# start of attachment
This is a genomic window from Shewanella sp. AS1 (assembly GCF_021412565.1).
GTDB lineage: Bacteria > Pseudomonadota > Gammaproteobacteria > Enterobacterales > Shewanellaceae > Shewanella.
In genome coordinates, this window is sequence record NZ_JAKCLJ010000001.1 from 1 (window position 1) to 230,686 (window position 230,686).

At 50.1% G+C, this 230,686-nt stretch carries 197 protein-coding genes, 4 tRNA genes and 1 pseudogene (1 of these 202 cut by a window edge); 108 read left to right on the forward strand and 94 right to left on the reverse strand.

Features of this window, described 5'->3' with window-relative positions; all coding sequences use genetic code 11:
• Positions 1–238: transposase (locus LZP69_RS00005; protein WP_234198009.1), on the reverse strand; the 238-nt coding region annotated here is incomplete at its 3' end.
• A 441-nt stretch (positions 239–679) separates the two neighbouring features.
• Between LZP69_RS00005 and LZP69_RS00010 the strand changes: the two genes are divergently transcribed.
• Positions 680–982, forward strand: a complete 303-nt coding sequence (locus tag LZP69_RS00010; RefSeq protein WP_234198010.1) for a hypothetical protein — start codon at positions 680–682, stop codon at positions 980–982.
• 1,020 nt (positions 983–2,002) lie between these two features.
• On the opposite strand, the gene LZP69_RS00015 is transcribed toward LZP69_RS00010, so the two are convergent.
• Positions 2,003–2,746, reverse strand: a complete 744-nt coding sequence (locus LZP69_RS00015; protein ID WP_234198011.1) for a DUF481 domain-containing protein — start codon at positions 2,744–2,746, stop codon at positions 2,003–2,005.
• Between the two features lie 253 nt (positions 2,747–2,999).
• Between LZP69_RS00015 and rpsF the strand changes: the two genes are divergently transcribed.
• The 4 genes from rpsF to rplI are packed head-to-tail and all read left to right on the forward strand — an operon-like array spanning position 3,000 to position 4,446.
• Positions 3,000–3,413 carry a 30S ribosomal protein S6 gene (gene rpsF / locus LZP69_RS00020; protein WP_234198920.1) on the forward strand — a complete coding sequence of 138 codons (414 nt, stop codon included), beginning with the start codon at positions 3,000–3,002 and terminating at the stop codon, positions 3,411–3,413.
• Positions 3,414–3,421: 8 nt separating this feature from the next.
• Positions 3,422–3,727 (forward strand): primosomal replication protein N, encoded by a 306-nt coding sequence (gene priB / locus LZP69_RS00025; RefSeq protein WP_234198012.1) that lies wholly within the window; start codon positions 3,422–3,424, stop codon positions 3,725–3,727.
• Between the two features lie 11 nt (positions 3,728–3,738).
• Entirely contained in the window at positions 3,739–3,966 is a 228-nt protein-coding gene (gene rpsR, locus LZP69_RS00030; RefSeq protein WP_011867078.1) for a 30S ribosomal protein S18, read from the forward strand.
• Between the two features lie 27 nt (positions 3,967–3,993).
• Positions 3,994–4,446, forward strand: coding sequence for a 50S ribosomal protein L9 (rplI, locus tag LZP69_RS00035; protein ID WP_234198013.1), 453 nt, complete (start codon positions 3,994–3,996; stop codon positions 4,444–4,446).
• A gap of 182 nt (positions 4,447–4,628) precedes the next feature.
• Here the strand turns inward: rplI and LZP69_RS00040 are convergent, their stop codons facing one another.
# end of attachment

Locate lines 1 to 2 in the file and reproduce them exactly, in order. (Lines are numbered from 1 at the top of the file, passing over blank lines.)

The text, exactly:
This is a genomic window from Shewanella sp. AS1 (assembly GCF_021412565.1).
GTDB lineage: Bacteria > Pseudomonadota > Gammaproteobacteria > Enterobacterales > Shewanellaceae > Shewanella.